I’m sure Hume put it more persuasively, but it seems unlikely to me. The notion of “regular habits” is similar to part of Dennett’s conception of memes redesigning the mind. But Hume seems not to have allowed for the possibility that one human “passion” is getting along with others. I doubt any form of socially acceptable habits could work if people didn’t, fundamentally, want them to.
Herman says that Smith addressed the issue thus:
This “fellow feeling” and identification with others leads to our first moral judgments. We use it first to judge others’ actions toward us (what makes me feel happy is good, and what makes me sad is bad), and then our own actions toward others, as we watch their reactions. Then, finally, we use it to judge the motivating passions behind those actions (here Smith accepted Hume’s basic point, that human beings were largely governed by their passions, not reason). Society acts as a mirror to our inner self, by reflecting back to us the reactions of others, and becomes our guide to what is good and evil in the world. “Were it possible,” Smith wrote, “that a human creature could grow up to manhood in a solitary place, without any communication with his own species, he could no more think of his own character . . . than of the beauty or deformity of his own face.”
Bring him into society, however, Smith stated, “and he is immediately provided with the mirror which he wanted before.” He will see that some of his passions – anger, for example, or lust – trigger other people’s disgust and disapproval, while others – bravery in the face of adversity or love or fame – get the opposite response. We learn to adjust our passions accordingly, we “internalize” that approval and disapproval, and concentrate ourselves on those that make us loved by others – and by ourselves. . . .
Contrary to popular misunderstanding, Adam Smith never supposed that everyone is driven solely by self-interest in a material sense. He knew that many of us, perhaps most, are not. Certainly very few people are so driven that they make great sacrifices and efforts in order to gratify its demands. But enough do to make a difference. They force the pace of progress forward, prodded along by their imaginings of wealth and fortune, just as The Theory of Moral Sentiments foresaw. The surplus they produce, in a world governed by scarcity, spills over to the rest of us.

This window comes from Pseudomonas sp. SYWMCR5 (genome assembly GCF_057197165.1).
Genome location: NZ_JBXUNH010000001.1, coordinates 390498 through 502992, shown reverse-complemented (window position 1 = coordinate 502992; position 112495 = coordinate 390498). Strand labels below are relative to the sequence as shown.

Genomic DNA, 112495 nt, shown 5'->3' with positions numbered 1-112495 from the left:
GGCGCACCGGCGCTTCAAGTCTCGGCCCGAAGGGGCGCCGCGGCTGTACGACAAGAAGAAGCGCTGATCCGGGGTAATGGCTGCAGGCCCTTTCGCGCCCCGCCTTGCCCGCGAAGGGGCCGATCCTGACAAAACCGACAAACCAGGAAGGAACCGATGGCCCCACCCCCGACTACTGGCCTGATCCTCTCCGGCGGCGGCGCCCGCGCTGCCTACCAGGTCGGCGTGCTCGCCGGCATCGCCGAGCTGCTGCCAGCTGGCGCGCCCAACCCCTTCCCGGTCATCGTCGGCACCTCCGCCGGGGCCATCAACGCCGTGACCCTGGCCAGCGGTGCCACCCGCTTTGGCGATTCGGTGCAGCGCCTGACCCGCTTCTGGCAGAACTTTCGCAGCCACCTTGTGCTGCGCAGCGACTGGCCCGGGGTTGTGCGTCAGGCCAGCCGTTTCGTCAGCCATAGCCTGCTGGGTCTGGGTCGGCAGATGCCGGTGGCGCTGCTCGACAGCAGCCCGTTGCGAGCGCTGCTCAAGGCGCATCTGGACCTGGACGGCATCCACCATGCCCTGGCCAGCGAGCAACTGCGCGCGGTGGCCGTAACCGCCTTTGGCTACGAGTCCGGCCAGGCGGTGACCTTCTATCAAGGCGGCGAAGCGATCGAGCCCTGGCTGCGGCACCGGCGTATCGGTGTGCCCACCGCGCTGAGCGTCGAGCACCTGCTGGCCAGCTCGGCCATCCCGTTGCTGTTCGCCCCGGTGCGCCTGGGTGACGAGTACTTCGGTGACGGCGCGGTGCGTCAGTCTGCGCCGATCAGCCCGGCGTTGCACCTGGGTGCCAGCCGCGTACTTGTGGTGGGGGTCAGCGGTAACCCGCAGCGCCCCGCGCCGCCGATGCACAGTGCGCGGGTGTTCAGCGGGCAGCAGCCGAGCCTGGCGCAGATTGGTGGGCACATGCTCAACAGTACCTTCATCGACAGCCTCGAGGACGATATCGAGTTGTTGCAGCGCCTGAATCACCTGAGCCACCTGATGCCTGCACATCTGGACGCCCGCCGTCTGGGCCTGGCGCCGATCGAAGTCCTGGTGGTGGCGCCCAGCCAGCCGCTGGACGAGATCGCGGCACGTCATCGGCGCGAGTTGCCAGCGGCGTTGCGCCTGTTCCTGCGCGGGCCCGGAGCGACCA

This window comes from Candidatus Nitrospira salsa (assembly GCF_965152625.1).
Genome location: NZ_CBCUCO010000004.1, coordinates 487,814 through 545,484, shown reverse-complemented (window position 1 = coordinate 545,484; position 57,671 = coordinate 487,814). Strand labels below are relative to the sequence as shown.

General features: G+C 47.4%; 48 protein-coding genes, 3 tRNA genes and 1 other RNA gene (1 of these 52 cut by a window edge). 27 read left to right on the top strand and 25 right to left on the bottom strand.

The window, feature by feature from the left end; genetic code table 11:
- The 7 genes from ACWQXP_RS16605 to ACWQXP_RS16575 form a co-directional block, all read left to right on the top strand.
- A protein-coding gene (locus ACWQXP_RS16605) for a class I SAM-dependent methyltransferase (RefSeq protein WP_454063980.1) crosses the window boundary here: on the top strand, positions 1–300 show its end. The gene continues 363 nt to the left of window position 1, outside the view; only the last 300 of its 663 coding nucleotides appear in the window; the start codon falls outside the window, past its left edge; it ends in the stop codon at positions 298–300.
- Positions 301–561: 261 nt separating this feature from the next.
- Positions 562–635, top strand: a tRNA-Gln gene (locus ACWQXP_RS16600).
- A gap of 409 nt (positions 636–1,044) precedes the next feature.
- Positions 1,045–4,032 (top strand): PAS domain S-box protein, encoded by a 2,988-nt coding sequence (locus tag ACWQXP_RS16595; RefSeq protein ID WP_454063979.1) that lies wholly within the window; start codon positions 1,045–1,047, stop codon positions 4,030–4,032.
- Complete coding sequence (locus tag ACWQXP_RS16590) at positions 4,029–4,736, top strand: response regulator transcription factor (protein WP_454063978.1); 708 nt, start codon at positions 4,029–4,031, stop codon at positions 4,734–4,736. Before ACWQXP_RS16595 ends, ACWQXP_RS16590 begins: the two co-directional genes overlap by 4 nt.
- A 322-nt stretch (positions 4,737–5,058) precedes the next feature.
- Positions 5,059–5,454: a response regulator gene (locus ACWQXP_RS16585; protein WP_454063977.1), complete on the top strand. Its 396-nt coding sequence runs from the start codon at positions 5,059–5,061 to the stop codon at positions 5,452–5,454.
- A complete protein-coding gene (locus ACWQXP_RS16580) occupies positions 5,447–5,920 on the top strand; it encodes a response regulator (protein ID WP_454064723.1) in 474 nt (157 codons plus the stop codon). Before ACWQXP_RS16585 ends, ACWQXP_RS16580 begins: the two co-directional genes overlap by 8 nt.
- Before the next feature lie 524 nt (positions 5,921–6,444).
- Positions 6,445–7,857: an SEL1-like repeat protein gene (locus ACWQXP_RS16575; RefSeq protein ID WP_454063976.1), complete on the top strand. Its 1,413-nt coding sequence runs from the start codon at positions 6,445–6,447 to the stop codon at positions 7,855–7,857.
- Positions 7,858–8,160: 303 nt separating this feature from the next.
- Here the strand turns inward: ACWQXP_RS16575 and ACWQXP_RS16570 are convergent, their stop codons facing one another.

Herman notes a paradox: “the interdependence of the market [for various goods and services] begets independence of the mind, meaning the freedom to see one’s own self-interest and the opportunity to pursue it.”
Later: “Smith saw the important beneficiaries of the free market not as businessmen but consumers. ‘Consumption is the sole end and purpose of all production; and the interest of the producer ought to be attended to, only so far as it may be necessary for promoting that of the consumer.’ This was precisely what the existing British system failed to do. It put the interest of the producers and merchants ahead of that of consumers, who only want low prices and a ready supply of goods. Merchants often prefer the opposite.” Smith also saw a bad effect of commerce that caused the great mass of specialist labor to focus solely on the issues of most concern to themselves, with no interest in broader issues important to maintaining society as a whole. “It was especially worrisome to Smith, because ‘in free countries, where the safety of government depends very much upon the favourable judgment which the people may form of its conduct,’ a mass of ignorant, culturally degraded citizens easily becomes prey to demagogues and applaud every attempt to undermine the foundations of that ‘natural liberty’ which they have enjoyed in the first place.” Sounds a lot like today’s USA.